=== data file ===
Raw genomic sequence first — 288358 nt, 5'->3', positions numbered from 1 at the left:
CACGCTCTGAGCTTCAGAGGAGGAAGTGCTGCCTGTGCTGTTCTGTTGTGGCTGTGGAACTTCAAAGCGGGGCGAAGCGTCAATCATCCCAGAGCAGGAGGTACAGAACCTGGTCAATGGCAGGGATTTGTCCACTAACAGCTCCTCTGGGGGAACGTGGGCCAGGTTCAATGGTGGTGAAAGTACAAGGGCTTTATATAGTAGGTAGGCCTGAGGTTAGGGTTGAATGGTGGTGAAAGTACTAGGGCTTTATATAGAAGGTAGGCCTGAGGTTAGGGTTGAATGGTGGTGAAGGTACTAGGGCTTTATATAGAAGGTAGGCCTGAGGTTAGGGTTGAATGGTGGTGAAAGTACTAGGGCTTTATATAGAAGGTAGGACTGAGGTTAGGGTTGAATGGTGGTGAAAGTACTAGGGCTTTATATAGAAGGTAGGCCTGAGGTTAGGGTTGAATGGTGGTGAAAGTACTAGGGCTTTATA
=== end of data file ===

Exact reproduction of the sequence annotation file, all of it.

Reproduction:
Raw genomic sequence first — 288358 nt, 5'->3', positions numbered from 1 at the left:
CACGCTCTGAGCTTCAGAGGAGGAAGTGCTGCCTGTGCTGTTCTGTTGTGGCTGTGGAACTTCAAAGCGGGGCGAAGCGTCAATCATCCCAGAGCAGGAGGTACAGAACCTGGTCAATGGCAGGGATTTGTCCACTAACAGCTCCTCTGGGGGAACGTGGGCCAGGTTCAATGGTGGTGAAAGTACAAGGGCTTTATATAGTAGGTAGGCCTGAGGTTAGGGTTGAATGGTGGTGAAAGTACTAGGGCTTTATATAGAAGGTAGGCCTGAGGTTAGGGTTGAATGGTGGTGAAGGTACTAGGGCTTTATATAGAAGGTAGGCCTGAGGTTAGGGTTGAATGGTGGTGAAAGTACTAGGGCTTTATATAGAAGGTAGGACTGAGGTTAGGGTTGAATGGTGGTGAAAGTACTAGGGCTTTATATAGAAGGTAGGCCTGAGGTTAGGGTTGAATGGTGGTGAAAGTACTAGGGCTTTATA